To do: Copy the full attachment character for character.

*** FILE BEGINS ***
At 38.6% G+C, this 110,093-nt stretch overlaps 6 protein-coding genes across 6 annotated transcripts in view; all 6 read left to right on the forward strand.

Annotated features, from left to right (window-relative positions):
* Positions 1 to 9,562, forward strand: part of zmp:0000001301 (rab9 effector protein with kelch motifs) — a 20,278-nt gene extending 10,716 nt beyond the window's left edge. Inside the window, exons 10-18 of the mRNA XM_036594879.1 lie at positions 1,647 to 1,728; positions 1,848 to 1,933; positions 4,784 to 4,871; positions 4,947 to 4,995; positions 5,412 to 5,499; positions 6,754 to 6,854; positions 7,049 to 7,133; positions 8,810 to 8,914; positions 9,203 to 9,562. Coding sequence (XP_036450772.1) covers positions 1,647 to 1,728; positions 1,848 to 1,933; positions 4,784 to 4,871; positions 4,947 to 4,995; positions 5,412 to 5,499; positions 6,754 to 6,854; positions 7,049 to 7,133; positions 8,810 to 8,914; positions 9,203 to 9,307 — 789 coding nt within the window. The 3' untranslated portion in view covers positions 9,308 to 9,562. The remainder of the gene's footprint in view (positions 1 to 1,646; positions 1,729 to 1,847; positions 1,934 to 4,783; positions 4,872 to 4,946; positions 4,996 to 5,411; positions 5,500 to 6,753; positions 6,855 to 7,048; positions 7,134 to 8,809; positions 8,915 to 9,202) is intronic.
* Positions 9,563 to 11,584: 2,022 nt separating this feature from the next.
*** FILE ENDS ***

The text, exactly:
At 38.6% G+C, this 110,093-nt stretch overlaps 6 protein-coding genes across 6 annotated transcripts in view; all 6 read left to right on the forward strand.

Annotated features, from left to right (window-relative positions):
* Positions 1 to 9,562, forward strand: part of zmp:0000001301 (rab9 effector protein with kelch motifs) — a 20,278-nt gene extending 10,716 nt beyond the window's left edge. Inside the window, exons 10-18 of the mRNA XM_036594879.1 lie at positions 1,647 to 1,728; positions 1,848 to 1,933; positions 4,784 to 4,871; positions 4,947 to 4,995; positions 5,412 to 5,499; positions 6,754 to 6,854; positions 7,049 to 7,133; positions 8,810 to 8,914; positions 9,203 to 9,562. Coding sequence (XP_036450772.1) covers positions 1,647 to 1,728; positions 1,848 to 1,933; positions 4,784 to 4,871; positions 4,947 to 4,995; positions 5,412 to 5,499; positions 6,754 to 6,854; positions 7,049 to 7,133; positions 8,810 to 8,914; positions 9,203 to 9,307 — 789 coding nt within the window. The 3' untranslated portion in view covers positions 9,308 to 9,562. The remainder of the gene's footprint in view (positions 1 to 1,646; positions 1,729 to 1,847; positions 1,934 to 4,783; positions 4,872 to 4,946; positions 4,996 to 5,411; positions 5,500 to 6,753; positions 6,855 to 7,048; positions 7,134 to 8,809; positions 8,915 to 9,202) is intronic.
* Positions 9,563 to 11,584: 2,022 nt separating this feature from the next.